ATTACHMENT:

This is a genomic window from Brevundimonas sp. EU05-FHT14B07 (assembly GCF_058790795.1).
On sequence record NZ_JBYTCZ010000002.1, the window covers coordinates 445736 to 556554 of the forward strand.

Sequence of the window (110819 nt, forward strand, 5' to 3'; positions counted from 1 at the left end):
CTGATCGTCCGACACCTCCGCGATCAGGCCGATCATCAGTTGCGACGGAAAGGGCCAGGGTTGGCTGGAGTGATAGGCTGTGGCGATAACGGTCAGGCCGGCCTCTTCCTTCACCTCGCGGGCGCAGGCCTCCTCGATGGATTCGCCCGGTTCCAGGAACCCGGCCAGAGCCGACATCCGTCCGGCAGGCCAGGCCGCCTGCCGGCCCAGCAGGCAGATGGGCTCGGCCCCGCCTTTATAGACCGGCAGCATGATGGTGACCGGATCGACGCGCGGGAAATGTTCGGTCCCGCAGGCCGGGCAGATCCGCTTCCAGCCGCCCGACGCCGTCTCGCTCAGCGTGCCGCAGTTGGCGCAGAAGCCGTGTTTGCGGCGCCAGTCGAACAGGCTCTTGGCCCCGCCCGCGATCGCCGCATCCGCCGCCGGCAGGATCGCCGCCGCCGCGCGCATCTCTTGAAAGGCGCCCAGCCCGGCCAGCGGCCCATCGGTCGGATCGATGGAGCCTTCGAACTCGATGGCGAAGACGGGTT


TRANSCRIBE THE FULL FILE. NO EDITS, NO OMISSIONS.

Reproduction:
This is a genomic window from Brevundimonas sp. EU05-FHT14B07 (assembly GCF_058790795.1).
On sequence record NZ_JBYTCZ010000002.1, the window covers coordinates 445736 to 556554 of the forward strand.

Sequence of the window (110819 nt, forward strand, 5' to 3'; positions counted from 1 at the left end):
CTGATCGTCCGACACCTCCGCGATCAGGCCGATCATCAGTTGCGACGGAAAGGGCCAGGGTTGGCTGGAGTGATAGGCTGTGGCGATAACGGTCAGGCCGGCCTCTTCCTTCACCTCGCGGGCGCAGGCCTCCTCGATGGATTCGCCCGGTTCCAGGAACCCGGCCAGAGCCGACATCCGTCCGGCAGGCCAGGCCGCCTGCCGGCCCAGCAGGCAGATGGGCTCGGCCCCGCCTTTATAGACCGGCAGCATGATGGTGACCGGATCGACGCGCGGGAAATGTTCGGTCCCGCAGGCCGGGCAGATCCGCTTCCAGCCGCCCGACGCCGTCTCGCTCAGCGTGCCGCAGTTGGCGCAGAAGCCGTGTTTGCGGCGCCAGTCGAACAGGCTCTTGGCCCCGCCCGCGATCGCCGCATCCGCCGCCGGCAGGATCGCCGCCGCCGCGCGCATCTCTTGAAAGGCGCCCAGCCCGGCCAGCGGCCCATCGGTCGGATCGATGGAGCCTTCGAACTCGATGGCGAAGACGGGTT